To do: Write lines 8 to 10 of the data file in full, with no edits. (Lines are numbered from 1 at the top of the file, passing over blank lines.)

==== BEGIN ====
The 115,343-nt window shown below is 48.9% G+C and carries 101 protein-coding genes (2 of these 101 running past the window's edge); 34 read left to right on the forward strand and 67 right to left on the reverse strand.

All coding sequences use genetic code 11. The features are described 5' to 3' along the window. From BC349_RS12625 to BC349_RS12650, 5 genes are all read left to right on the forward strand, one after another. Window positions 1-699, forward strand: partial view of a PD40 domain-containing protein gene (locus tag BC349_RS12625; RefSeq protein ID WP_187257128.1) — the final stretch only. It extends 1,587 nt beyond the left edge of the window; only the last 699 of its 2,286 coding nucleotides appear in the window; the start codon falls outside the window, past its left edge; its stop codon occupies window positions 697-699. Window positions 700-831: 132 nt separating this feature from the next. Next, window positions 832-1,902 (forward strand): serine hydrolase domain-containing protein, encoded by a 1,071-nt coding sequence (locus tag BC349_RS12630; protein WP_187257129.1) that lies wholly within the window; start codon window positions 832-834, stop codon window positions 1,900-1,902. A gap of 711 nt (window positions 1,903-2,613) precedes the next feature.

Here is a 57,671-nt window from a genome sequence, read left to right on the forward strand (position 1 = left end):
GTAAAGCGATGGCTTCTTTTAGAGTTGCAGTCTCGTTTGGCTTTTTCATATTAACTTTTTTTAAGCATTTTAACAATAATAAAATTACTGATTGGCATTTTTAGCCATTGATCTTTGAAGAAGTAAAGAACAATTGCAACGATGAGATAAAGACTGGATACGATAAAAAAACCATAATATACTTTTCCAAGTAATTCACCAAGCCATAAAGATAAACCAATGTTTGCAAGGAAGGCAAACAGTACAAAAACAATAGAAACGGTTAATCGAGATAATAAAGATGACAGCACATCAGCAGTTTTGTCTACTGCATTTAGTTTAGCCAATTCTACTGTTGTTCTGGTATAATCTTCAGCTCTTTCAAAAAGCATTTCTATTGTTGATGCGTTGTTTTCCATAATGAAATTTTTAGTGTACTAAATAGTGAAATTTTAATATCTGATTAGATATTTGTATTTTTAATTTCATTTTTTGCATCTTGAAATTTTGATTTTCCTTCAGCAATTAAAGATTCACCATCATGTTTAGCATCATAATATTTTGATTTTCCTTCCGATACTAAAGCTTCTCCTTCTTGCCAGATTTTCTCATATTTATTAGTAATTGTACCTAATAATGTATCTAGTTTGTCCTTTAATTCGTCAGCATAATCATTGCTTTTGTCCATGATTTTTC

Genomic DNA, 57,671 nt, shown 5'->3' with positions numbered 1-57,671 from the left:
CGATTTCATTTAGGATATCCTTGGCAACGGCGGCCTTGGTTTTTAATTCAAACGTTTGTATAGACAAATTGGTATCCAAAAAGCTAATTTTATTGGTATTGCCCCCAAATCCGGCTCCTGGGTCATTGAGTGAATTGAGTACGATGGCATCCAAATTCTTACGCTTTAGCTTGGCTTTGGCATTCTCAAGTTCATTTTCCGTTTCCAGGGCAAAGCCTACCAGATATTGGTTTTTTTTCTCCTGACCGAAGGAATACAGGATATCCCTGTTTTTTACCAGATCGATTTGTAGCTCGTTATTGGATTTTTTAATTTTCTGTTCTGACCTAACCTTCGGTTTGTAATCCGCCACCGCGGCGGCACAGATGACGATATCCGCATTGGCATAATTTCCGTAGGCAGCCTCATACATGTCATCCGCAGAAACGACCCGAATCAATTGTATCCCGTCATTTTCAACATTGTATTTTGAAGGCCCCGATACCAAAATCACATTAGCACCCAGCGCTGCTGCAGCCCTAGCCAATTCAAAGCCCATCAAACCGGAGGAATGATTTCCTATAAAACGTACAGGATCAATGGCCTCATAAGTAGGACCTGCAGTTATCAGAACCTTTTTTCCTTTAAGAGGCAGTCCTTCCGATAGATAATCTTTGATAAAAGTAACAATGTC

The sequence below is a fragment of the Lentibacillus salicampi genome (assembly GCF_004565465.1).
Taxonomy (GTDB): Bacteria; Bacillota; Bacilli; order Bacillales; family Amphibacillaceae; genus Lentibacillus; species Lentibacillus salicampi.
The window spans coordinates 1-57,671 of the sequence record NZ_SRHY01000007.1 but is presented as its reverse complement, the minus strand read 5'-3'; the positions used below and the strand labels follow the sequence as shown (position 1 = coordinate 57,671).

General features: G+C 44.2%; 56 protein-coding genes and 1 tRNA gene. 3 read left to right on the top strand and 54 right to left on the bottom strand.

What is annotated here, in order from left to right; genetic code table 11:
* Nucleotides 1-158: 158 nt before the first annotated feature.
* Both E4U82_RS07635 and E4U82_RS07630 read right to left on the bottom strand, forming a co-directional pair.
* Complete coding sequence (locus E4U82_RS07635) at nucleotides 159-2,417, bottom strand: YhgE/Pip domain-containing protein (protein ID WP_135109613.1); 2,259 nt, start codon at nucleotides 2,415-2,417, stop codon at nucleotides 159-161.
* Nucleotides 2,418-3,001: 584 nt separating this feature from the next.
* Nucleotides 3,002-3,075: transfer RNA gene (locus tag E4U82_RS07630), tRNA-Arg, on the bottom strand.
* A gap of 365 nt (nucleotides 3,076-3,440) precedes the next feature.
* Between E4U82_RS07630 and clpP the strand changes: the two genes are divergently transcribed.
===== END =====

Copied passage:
Taxonomy (GTDB): Bacteria; Bacillota; Bacilli; order Bacillales; family Amphibacillaceae; genus Lentibacillus; species Lentibacillus salicampi.
The window spans coordinates 1-57,671 of the sequence record NZ_SRHY01000007.1 but is presented as its reverse complement, the minus strand read 5'-3'; the positions used below and the strand labels follow the sequence as shown (position 1 = coordinate 57,671).

General features: G+C 44.2%; 56 protein-coding genes and 1 tRNA gene. 3 read left to right on the top strand and 54 right to left on the bottom strand.